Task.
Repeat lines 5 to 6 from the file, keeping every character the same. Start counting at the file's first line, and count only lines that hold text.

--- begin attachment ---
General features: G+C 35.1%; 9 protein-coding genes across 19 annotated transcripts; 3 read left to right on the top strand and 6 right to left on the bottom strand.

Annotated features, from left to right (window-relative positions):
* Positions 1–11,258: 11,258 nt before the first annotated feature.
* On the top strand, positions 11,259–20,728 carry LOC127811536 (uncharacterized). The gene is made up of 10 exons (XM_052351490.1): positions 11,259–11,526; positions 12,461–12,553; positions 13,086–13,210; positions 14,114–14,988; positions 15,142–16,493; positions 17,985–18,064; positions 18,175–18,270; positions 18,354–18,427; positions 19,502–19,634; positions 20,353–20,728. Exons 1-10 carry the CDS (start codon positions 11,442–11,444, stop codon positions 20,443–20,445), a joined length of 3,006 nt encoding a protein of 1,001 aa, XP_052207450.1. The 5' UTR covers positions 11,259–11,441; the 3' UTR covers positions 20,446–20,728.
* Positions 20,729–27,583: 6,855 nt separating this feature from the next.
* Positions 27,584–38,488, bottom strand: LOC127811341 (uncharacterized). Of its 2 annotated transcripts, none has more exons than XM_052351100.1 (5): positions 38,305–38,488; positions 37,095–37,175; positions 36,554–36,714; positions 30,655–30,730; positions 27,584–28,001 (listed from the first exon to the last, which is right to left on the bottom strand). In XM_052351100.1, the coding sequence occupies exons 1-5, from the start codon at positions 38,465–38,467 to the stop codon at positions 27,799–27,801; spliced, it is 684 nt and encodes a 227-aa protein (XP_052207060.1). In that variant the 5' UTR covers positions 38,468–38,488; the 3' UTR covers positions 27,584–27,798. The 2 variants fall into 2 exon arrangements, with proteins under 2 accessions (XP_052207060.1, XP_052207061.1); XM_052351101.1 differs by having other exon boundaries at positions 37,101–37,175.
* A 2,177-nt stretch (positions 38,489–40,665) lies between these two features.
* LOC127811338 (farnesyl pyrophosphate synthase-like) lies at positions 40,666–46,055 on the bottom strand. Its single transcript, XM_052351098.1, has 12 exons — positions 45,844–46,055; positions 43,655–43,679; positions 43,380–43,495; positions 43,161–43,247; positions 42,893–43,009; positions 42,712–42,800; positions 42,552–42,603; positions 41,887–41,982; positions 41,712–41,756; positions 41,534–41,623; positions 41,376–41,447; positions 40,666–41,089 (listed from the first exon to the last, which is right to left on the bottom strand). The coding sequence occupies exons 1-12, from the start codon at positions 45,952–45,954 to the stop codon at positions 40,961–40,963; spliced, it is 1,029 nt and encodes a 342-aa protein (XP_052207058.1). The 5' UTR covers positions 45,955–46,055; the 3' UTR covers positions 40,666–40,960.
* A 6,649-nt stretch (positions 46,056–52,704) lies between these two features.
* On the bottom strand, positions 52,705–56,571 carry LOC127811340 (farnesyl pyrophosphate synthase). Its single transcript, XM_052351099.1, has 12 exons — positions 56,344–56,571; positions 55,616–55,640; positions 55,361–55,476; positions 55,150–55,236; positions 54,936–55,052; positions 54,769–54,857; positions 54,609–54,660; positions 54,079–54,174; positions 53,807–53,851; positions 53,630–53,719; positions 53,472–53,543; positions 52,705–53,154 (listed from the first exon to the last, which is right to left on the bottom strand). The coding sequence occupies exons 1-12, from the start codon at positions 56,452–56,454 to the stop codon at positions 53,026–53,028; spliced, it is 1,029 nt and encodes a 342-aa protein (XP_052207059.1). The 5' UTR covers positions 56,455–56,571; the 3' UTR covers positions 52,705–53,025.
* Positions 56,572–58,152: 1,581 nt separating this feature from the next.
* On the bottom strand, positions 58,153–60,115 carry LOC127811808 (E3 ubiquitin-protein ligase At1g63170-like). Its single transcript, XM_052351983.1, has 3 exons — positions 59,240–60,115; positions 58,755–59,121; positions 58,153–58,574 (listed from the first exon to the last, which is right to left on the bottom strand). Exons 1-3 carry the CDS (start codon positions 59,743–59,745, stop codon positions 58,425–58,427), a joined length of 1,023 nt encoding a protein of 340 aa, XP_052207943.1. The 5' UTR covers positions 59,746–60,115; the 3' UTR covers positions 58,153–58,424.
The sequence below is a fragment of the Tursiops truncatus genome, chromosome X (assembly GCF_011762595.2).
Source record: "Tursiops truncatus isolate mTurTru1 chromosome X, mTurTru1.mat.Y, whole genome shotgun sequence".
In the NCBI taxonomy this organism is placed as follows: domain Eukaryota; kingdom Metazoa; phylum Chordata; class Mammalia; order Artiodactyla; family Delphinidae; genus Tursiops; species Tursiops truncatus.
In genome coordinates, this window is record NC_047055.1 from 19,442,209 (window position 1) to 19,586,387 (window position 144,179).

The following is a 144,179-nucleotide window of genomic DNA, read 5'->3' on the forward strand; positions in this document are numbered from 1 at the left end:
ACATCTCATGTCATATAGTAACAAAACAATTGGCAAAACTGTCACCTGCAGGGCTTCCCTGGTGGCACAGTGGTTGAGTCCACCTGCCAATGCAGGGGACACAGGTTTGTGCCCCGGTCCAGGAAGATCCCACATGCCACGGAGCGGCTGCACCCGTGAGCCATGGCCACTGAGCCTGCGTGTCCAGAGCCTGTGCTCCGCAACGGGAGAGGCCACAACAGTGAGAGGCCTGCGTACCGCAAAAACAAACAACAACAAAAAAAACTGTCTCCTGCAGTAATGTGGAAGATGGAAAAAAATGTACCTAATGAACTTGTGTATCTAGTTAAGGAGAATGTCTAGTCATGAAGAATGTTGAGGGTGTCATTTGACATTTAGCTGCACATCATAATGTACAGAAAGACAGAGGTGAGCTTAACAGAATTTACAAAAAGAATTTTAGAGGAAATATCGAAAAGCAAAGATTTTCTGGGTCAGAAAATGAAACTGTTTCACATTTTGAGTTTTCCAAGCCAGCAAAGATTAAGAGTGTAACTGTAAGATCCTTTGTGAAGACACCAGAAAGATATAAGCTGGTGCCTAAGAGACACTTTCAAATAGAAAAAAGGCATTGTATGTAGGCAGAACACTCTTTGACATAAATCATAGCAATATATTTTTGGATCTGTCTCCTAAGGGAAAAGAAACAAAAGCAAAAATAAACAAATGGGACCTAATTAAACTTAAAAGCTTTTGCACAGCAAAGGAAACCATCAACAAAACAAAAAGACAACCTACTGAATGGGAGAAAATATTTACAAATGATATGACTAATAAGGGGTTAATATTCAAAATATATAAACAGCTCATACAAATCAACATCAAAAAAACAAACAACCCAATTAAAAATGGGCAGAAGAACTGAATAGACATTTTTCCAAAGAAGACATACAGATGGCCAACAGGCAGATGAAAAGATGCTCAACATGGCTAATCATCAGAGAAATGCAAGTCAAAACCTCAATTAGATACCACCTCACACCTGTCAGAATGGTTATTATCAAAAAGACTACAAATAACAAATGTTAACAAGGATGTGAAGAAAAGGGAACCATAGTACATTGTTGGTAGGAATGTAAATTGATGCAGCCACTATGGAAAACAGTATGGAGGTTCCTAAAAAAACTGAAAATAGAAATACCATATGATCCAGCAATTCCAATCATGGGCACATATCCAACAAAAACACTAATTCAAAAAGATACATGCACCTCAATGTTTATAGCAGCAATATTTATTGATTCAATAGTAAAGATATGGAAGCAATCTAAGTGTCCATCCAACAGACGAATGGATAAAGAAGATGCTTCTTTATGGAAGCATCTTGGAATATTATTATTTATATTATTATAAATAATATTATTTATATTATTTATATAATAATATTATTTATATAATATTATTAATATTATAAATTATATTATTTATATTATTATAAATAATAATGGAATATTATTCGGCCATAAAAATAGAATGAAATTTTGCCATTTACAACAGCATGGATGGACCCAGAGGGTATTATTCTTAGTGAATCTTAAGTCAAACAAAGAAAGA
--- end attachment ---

* Positions 20,729–27,583: 6,855 nt separating this feature from the next.
* Positions 27,584–38,488, bottom strand: LOC127811341 (uncharacterized). Of its 2 annotated transcripts, none has more exons than XM_052351100.1 (5): positions 38,305–38,488; positions 37,095–37,175; positions 36,554–36,714; positions 30,655–30,730; positions 27,584–28,001 (listed from the first exon to the last, which is right to left on the bottom strand). In XM_052351100.1, the coding sequence occupies exons 1-5, from the start codon at positions 38,465–38,467 to the stop codon at positions 27,799–27,801; spliced, it is 684 nt and encodes a 227-aa protein (XP_052207060.1). In that variant the 5' UTR covers positions 38,468–38,488; the 3' UTR covers positions 27,584–27,798. The 2 variants fall into 2 exon arrangements, with proteins under 2 accessions (XP_052207060.1, XP_052207061.1); XM_052351101.1 differs by having other exon boundaries at positions 37,101–37,175.